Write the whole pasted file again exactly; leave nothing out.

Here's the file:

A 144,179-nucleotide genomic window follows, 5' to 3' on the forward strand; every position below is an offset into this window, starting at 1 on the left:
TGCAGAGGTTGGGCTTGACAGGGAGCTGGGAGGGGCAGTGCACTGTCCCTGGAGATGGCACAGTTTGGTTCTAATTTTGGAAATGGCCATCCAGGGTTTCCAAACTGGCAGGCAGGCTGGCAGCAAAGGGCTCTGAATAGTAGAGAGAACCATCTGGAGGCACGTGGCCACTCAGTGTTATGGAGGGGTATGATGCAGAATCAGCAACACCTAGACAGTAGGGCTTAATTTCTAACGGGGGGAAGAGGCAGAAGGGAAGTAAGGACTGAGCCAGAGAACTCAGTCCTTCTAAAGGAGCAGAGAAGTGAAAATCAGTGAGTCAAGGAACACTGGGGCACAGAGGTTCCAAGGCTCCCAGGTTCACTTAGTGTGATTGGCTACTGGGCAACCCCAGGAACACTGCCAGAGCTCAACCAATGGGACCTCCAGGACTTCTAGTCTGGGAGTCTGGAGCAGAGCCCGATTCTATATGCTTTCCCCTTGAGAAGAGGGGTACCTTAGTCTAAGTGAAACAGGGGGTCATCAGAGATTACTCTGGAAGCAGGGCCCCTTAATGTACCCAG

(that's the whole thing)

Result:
A 144,179-nucleotide genomic window follows, 5' to 3' on the forward strand; every position below is an offset into this window, starting at 1 on the left:
TGCAGAGGTTGGGCTTGACAGGGAGCTGGGAGGGGCAGTGCACTGTCCCTGGAGATGGCACAGTTTGGTTCTAATTTTGGAAATGGCCATCCAGGGTTTCCAAACTGGCAGGCAGGCTGGCAGCAAAGGGCTCTGAATAGTAGAGAGAACCATCTGGAGGCACGTGGCCACTCAGTGTTATGGAGGGGTATGATGCAGAATCAGCAACACCTAGACAGTAGGGCTTAATTTCTAACGGGGGGAAGAGGCAGAAGGGAAGTAAGGACTGAGCCAGAGAACTCAGTCCTTCTAAAGGAGCAGAGAAGTGAAAATCAGTGAGTCAAGGAACACTGGGGCACAGAGGTTCCAAGGCTCCCAGGTTCACTTAGTGTGATTGGCTACTGGGCAACCCCAGGAACACTGCCAGAGCTCAACCAATGGGACCTCCAGGACTTCTAGTCTGGGAGTCTGGAGCAGAGCCCGATTCTATATGCTTTCCCCTTGAGAAGAGGGGTACCTTAGTCTAAGTGAAACAGGGGGTCATCAGAGATTACTCTGGAAGCAGGGCCCCTTAATGTACCCAG